The press system the occupying forces allow the Iraqis is far from free. American Prospect‘s Alex Gourevitch reports.
“On the one hand, the American presence in Iraq was intended to nurture basic democratic liberties. On the other, as an occupying power, the Americans needed to root out the Baathist regime and eradicate support for its values. For the The Iraqi Media Network (IMN), that meant serving as a model for a free press while at the same time ensuring that anti-American and pro-Baathist sentiments did not flourish on air. And it’s between that rock and a hard place that the Coalition Provisional Authority (CPA), the American-orchestrated transitional body running postwar Iraq, ran into trouble.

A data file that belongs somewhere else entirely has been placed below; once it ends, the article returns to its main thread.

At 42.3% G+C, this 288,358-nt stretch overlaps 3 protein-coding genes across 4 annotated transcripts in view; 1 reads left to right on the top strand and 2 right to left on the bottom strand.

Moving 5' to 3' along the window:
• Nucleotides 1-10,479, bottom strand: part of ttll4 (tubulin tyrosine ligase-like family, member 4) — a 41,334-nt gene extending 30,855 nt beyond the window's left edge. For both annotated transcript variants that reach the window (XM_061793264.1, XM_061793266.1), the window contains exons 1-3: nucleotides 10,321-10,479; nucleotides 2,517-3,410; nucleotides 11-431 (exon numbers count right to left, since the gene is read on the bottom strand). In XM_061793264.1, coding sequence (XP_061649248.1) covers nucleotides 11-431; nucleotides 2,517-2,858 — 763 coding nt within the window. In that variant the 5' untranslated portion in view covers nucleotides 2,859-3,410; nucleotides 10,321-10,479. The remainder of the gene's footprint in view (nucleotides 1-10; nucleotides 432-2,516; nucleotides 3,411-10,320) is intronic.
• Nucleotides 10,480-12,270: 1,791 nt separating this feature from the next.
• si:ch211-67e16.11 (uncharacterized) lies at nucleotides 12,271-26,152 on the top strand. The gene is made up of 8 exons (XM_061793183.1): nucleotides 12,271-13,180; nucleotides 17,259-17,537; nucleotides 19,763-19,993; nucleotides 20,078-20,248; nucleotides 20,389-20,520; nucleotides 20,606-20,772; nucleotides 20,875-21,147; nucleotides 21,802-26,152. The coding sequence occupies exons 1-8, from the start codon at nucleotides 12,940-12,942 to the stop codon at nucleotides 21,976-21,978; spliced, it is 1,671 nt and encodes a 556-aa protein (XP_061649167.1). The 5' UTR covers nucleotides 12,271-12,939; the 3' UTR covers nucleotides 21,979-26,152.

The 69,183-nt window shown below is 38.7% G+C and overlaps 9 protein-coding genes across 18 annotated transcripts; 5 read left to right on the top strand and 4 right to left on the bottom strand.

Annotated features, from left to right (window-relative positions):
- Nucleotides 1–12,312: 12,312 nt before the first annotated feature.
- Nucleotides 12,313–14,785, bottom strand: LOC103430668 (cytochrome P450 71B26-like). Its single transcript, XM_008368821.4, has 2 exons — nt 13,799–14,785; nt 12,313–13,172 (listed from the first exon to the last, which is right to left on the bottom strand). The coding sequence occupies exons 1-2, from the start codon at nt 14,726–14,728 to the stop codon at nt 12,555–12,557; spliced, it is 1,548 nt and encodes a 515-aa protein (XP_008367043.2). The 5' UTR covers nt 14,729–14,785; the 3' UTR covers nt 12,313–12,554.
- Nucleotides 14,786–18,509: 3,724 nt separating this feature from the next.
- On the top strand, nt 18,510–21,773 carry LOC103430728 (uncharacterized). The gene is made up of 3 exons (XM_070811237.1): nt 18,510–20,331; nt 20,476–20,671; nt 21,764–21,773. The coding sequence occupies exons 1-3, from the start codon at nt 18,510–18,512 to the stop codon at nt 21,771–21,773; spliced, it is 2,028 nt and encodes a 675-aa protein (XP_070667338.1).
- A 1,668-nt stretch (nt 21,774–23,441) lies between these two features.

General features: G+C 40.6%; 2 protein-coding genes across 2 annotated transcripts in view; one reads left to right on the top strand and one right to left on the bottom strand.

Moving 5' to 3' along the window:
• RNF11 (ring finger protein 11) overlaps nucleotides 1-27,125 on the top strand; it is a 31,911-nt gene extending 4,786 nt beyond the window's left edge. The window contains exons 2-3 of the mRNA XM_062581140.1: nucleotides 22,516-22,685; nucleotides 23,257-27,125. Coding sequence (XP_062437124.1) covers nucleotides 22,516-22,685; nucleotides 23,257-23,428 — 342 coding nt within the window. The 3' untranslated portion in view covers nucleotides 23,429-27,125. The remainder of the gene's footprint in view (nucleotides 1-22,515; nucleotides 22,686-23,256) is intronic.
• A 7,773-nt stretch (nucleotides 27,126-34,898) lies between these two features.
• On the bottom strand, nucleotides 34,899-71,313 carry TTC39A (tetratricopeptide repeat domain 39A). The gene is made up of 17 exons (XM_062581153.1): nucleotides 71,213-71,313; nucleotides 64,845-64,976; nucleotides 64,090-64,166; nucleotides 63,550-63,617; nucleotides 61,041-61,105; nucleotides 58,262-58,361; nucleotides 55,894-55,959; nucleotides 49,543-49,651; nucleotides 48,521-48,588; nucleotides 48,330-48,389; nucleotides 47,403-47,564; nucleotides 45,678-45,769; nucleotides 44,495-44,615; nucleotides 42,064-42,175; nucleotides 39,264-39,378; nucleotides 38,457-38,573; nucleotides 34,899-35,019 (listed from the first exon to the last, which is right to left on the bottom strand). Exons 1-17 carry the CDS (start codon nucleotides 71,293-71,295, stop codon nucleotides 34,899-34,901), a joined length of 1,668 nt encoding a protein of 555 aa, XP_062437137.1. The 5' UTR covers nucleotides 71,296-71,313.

“As criticism of his authority appeared in Iraqi media, occupying authority chief L. Paul Bremer III placed controls on IMN content and clamped down on the independent media in Iraq, closing down some Iraqi-run newspapers and radio and television stations. Those actions led to charges by Iraqis and external observers that the Americans were touting liberty but ruling by tyranny. “You have this dynamic of nonexistent planning, no clear goals, uncertain allocation plans and failure,” says Anthony Borden, executive director of the Institute on War and Peace Reporting, about the entire media undertaking. Under the best of circumstances, managing the media in a newly destabilized Iraq would have been a tricky balancing act. But as a result of mismanagement and general confusion on the part of the Bush administration about the nature of American power in Iraq, the job has become harder than it needed to be…[more]